“So the Word of God spread” (Acts 6:7) I really need that assurance. I know I am not the only one who thinks about failure when I here complaint. Samuel Johnson wrote, “The usual fortune of complaint is to excite contempt rather than pity.” My own experience reveals that complaining, whether I’m giving or receiving, often ends with frustration. Even some of the Bible stories that we tell reveal the connection between complaint and relationship brakes. How many people died between Egypt and Canaan because they complained?
Why did this complaint from the Grecian widows result in good when so many complaints bring frustration at a minimum and sometimes downright evil? Here are a couple of my ideas about that:
First, it was the first complaint. I’m aware that there could have been some things that caused friction in the early days of the church that Luke doesn’t reveal, but this is the first time someone in the church grumbled about the way something was happening as he tells the story. Complaining doesn’t seem to have been a prominent part of the Christian’s linguistic experience in these early days, neither as a whole or individually. If you will be heard, you have to be sure you are not constantly making a grumbling sound. People who complain constantly are major turnoffs both to the subjects of their complaints and to any others who are in position to deal with the complaint. Like the boy who cried wolf, those who constantly complain often find their words falling on deaf ears.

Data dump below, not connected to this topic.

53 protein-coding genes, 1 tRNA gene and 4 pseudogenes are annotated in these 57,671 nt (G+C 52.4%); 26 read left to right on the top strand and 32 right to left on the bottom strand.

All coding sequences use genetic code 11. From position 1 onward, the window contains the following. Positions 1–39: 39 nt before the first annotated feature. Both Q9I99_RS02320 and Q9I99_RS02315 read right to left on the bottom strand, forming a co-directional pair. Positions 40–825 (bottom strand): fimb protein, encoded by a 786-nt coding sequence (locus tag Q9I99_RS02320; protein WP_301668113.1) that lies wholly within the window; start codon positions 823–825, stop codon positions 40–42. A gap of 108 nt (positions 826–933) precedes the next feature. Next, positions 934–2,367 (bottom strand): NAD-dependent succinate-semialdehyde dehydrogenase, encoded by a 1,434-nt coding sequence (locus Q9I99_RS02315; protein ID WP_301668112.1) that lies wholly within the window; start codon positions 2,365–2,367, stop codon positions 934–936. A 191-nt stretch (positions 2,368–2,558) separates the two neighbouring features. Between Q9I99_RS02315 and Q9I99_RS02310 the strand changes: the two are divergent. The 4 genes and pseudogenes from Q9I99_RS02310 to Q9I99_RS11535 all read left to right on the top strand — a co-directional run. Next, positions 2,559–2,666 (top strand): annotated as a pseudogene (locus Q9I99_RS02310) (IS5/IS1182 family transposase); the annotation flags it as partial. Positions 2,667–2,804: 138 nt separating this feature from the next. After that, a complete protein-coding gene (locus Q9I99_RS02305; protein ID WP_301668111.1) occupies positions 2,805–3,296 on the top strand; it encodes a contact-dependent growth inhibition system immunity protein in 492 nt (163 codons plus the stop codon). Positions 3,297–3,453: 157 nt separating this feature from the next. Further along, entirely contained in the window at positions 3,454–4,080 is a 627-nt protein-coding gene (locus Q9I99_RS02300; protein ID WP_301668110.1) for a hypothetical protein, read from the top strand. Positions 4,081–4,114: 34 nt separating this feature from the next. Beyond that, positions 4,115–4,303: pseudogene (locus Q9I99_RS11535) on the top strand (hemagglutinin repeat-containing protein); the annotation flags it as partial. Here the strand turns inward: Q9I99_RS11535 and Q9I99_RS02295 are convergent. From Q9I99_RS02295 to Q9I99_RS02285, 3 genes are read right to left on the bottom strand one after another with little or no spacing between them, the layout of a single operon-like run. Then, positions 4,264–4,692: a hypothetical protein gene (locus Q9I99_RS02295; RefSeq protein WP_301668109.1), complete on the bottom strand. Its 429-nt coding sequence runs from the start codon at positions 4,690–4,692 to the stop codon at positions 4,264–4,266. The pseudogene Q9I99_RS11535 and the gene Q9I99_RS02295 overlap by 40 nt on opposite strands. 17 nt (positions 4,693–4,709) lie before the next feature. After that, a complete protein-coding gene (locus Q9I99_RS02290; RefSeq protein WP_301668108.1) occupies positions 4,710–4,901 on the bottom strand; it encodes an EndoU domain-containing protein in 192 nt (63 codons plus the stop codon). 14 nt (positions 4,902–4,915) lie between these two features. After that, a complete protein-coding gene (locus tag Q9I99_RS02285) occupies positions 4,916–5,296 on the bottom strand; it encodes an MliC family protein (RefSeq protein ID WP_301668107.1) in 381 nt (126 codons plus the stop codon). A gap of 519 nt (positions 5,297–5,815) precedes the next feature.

Second, it was a legitimate complaint. The Israelites wanted to go back to Egypt thinking their best days were behind them. They were so wrong. They saw an approaching army, or faced other scary circumstances, and did not consider the salvation of the Lord. Actually, the best days were yet to come. God and Moses knew. The Israelites would not listen. They grumbled because they were not seeing what was real. Likewise, sometimes a complaint is couched in terms like “he always” or “she never” and it is dismissed immediately because those terms don’t reflect reality. The Grecians were right apparently. There was unbalanced attention given to the Hebraic widows. That’s what they grumbled about. Legitimate complaints, expressed in reasonable language, get deserved attention.
There are other things about the approach and about how the complaint was received that contributed to the positive result though the “grumbling” was negative. What do you see in the passage that you would include in an explanation for this super turn of events? What would you suggest to people, or what would you adopt for yourself, as part of a good conflict management style?